Oluseye Ojo, Ibadan Executive Secretary and Chief Executive Officer of the Muslim Ummah of South West Nigeria (MUSWEN), Prof. Dawud Noibi, on Friday, appealed to Muslims across Yorubaland, to get registered in the ongoing continuous voter’s registration exercise by the Independent National Electoral Commission (INEC) before it ends on August 17. Speaking during a press…
The promise by the Federal Government to build one million new houses for the citizenry yearly may well be seen as a campaign gimmick, but it is a promise that requires close scrutiny nevertheless. With the nation’s present housing deficit put at 17 million units and climbing, this is perhaps the time to harness all the national resources to substantially reduce the huge national housing deficit.
As Mr. Boss Mustapha, the Secretary to the Government of the Federation, acknowledged while making the promise, it is basically the responsibility of every government to provide shelter for its people. That this has not been the case in our country is one of the great failings of successive past administrations.
Apart from lack of clear and sustained commitment to address the housing problem, it is also time to change the strategy that has been previously engaged in trying to deliver the very important infrastructure. Government, even with all its resources, cannot deliver adequate housing for a country as thickly populated as Nigeria. What is required is proper collaboration between government at all levels and the private sector through the Public Private Partnership (PPP) models that are presently available to address the housing deficit.
This is why we endorse the present effort by President Muhammadu Buhari administration to begin to redress the huge housing deficit. The All Progressives Congress (APC) government must be reminded of its campaign promise to deliver to the people one million new housing units every year. The Power, Works and Housing Minister, Babatunde Fashola’a prototypes of the national housing units are currently being built in some states of the country. These, he said, are being checked for two key elements, affordability and suitability, before they can be passed on for an aggressive PPP collaboration. At that point, the now resuscitated Federal Mortgage Bank would be engaged to give loans guaranteed by government to intending and suitable individuals to acquire the houses that would be provided through the national housing programme.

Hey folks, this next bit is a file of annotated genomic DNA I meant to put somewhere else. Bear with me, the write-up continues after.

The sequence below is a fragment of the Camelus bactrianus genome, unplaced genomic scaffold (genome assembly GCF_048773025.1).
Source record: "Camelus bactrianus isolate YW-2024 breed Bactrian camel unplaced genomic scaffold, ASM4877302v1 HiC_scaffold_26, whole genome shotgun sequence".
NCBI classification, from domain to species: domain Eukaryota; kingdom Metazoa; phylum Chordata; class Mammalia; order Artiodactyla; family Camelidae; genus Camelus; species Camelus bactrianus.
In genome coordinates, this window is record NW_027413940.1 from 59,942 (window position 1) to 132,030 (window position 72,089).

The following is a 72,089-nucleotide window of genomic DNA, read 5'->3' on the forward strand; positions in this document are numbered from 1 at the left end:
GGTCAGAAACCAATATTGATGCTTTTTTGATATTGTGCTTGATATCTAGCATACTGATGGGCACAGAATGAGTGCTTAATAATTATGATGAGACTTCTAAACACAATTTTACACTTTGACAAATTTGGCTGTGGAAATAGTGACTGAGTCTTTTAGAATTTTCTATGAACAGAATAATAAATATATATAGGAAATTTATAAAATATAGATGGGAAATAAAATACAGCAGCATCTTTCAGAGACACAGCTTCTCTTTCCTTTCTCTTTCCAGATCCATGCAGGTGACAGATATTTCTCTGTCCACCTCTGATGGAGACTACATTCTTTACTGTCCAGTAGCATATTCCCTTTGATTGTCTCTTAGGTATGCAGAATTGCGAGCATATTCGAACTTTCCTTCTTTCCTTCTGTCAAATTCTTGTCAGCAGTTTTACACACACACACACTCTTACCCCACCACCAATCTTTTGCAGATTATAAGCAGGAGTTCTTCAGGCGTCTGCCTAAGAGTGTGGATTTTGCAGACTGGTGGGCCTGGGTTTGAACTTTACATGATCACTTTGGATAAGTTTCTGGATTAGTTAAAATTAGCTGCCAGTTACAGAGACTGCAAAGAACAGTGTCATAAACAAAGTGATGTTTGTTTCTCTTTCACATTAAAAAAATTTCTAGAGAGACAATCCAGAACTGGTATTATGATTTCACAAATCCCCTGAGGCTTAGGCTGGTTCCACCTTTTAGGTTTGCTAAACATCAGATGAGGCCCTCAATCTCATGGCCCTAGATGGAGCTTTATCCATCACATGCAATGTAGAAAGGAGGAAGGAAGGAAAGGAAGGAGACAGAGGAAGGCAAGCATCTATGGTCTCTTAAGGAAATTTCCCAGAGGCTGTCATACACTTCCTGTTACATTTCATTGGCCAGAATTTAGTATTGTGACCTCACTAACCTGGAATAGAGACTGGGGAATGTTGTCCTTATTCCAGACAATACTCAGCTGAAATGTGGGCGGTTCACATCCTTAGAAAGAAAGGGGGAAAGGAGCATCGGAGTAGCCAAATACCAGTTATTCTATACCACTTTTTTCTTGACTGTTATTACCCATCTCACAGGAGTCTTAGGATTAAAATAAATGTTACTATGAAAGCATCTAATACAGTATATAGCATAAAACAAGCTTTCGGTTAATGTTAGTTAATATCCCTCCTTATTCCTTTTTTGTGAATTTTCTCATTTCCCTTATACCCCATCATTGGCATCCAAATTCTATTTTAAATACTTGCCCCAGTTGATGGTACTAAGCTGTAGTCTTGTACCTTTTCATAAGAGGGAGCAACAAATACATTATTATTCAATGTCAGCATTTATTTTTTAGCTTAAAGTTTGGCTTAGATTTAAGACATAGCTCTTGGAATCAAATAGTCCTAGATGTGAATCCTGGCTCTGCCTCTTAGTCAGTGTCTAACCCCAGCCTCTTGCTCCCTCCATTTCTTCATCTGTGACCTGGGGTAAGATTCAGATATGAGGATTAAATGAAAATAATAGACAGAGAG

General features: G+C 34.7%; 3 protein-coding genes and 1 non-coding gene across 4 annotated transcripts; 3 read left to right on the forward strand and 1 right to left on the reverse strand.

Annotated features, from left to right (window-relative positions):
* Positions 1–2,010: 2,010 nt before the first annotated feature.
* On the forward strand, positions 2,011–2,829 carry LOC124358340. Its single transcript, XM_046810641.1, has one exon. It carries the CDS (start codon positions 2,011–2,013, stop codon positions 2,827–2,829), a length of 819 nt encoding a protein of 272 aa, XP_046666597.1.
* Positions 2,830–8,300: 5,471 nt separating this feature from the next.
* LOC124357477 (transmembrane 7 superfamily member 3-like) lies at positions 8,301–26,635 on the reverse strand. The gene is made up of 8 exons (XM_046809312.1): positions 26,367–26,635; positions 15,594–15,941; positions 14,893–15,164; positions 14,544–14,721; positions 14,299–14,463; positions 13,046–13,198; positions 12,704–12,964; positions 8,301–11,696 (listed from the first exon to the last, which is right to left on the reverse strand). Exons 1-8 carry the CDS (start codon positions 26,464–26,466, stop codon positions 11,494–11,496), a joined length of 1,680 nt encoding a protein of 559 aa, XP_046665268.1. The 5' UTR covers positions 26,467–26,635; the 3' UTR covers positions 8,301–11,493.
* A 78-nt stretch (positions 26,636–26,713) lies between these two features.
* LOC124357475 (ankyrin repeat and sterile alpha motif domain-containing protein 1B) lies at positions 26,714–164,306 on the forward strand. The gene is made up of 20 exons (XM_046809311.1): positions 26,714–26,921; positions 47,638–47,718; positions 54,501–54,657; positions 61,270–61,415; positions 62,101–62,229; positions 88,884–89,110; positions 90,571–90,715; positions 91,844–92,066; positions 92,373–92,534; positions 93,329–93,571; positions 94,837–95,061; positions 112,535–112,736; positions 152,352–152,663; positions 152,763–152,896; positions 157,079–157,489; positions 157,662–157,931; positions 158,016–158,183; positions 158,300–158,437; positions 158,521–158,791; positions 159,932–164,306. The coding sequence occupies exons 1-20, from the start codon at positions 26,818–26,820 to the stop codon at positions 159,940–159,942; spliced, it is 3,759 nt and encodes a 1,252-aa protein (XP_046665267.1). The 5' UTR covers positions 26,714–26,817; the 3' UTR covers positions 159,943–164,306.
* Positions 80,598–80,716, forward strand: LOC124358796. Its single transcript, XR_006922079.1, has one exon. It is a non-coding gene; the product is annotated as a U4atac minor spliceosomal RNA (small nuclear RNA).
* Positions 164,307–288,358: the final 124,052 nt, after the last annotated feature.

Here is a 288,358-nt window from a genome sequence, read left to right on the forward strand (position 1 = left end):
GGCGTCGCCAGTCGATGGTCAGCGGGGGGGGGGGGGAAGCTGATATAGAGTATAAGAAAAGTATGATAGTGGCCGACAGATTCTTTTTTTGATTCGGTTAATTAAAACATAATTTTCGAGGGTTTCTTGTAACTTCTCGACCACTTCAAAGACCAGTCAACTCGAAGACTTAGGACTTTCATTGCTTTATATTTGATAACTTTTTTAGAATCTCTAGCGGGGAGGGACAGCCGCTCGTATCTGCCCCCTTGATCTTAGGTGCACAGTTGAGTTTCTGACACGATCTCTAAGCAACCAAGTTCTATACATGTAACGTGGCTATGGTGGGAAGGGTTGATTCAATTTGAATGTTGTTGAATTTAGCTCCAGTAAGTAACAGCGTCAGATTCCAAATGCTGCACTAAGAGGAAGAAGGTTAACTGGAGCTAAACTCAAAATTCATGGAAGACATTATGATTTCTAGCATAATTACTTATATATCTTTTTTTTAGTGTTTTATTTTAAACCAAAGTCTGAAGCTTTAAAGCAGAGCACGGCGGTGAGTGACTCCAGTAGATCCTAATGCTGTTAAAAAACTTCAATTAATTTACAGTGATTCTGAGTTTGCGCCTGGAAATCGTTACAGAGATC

This plan is very important going forward and it is based on our past failures on the housing score. Our earliest recollection of a national housing programme was perhaps in the Second Republic under the presidency of Alhaji Shehu Shagari. Even if “Housing for All” was one of the two cardinal programmes of the then National Party of Nigeria (NPN) administration, the few houses that were delivered were mostly inadequate and some of them mired in political and land disputes in some of the opposition states. The housing programmes of the successor military administrations and even until recently, under the same Fashola as Governor of Lagos State, were not far-reaching enough. There were serious issues of transparency and suitability in some of them and where these challenges were absent, affordability became an issue.
If the country ever hopes to bridge the present massive housing deficit of over 17 million units, a new approach must be evolved, and we are glad the present government is taking this into account. The approach must embrace a lot of flexibility. It must adequately factor in the peculiar cultural and local diversities and preferences of the people. What may be acceptable in one part of the country, say the predominantly Yoruba South-West, may not be unacceptable in the Muslim North.
These are some of the factors that must be carefully considered in the new attempt to correct the huge national housing deficit. In addition, government can only provide the enabling environment and template for a new national housing programme, but the abundant resources of the private sector must be embraced and properly channeled to meet the housing deficit.
The imperative of a housing sufficiency in any country cannot be in doubt. It is, in many cases, the parameter for measuring economic development and the prosperity quotient or the lack of it of countries. We are presently hugely lagging behind on this important infrastructure and the new resolve to correct it must be sustained.